When I mentioned to the docent, who must not have been on the job very long, that I sensed two female presences that were like sisters in the old parlor (pictured above,) she was delighted to listen, but also quietly warned me that her superiors did not want any talk of ghosts in the house. This is something I come across quite often. It is understandable that some historic sites do not feel comfortable talking about ghosts and hauntings for personal reasons. However, historical sites also need tourists coming to visit and I can tell you from experience, there are lots of tourists who love a good ghost story. People managing tours just need to know their audience. If someone is uncomfortable with the topic, then don’t discuss it on that tour. If people ask, and they are truly interested, by all means, give up the ghost! I find the idea of some people trying to hide their ghosts really amusing. One cannot hide a ghost from people who are sensitive or if that ghost wants to be known.
Luckily many historical museums and sites now realize that ghosts bring in business. This is not to say I am recommending creating a ghost or ghosts that are not there, but if you do have a real ghost and a history of ghostly activity you think might interest your visitors, why not add it into the program? Since I first visited, the group that managed the Hermitage has changed their stance on the idea of spirits in the house. They are much more open to the idea, and people love them for it—as evidenced by a week of sold out ghost events each Halloween week.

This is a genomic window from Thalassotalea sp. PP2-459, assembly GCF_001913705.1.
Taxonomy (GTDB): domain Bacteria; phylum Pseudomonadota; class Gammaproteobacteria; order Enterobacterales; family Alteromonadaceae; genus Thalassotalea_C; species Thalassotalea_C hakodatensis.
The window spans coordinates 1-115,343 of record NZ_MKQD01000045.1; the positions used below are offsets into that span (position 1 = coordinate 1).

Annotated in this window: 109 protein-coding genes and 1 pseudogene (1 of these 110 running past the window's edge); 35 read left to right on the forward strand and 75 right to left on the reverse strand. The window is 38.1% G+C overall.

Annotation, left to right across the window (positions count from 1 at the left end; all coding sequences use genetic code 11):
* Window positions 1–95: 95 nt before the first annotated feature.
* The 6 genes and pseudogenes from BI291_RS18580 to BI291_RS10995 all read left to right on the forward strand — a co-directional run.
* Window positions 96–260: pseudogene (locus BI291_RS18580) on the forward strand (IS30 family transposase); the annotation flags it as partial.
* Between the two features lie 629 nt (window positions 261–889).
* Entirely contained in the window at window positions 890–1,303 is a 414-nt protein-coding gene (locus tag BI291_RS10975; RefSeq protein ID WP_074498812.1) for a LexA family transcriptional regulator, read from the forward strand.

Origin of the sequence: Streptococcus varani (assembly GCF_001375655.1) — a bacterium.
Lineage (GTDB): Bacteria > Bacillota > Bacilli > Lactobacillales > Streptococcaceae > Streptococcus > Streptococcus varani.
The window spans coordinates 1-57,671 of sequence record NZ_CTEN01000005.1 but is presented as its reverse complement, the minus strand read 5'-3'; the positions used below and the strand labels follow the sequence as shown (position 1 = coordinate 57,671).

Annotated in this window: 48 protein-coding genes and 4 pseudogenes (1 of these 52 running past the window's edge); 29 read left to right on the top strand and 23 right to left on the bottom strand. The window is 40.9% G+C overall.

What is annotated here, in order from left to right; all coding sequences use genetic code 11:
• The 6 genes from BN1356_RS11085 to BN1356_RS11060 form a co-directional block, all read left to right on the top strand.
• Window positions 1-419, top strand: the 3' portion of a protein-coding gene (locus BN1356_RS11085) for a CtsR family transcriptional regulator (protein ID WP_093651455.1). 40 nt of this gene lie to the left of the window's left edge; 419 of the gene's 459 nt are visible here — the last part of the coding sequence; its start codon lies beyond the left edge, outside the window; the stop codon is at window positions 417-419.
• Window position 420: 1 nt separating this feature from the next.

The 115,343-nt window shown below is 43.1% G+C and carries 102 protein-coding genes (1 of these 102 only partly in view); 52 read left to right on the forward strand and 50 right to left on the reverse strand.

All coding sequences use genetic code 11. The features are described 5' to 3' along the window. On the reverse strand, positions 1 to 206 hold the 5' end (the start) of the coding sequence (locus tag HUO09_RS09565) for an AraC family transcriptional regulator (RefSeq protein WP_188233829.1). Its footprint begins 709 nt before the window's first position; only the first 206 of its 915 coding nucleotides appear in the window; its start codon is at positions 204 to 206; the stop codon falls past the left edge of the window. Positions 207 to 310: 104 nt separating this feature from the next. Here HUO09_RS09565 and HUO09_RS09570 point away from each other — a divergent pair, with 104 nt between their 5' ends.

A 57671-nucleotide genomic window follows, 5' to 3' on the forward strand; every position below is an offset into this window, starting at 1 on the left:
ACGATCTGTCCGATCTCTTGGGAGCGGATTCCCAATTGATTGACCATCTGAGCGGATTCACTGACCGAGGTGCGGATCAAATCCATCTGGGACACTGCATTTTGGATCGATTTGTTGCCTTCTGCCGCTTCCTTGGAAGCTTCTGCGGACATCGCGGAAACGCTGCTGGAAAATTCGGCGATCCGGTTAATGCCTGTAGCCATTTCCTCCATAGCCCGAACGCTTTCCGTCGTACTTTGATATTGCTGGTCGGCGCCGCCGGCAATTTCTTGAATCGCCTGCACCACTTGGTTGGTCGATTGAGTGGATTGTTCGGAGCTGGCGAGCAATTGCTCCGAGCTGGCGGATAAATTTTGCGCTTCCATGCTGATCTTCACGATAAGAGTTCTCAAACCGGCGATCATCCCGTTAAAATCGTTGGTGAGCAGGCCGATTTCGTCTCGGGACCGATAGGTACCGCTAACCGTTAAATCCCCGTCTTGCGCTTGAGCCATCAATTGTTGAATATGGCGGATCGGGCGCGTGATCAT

You can read all about the history of the Hermitage and join the Friends of the Hermitage as a member here.
Now let’s talk about the cast of ghostly characters here. Whether it’s the heavy energy or perfume smells associated with the master bedroom (above) or physical manifestations like objects moving or phantom footsteps in the attic, the Hermitage usually never fails to entertain on the paranormal stage. The first is the last surviving member of the house Mary Elizabeth Rosencrantz. Mary Elizabeth was the fourth generation of the family to live in the house. After her Aunt Bess died in 1943, she found herself alone in the old house with dwindling resources. She invited Kathryn “Katie” Zahner, her late Aunt Vinnie’s maid, to come and live with her. Katie’s employer had died and she was destitute. Mary Elizabeth needed company and the two clicked.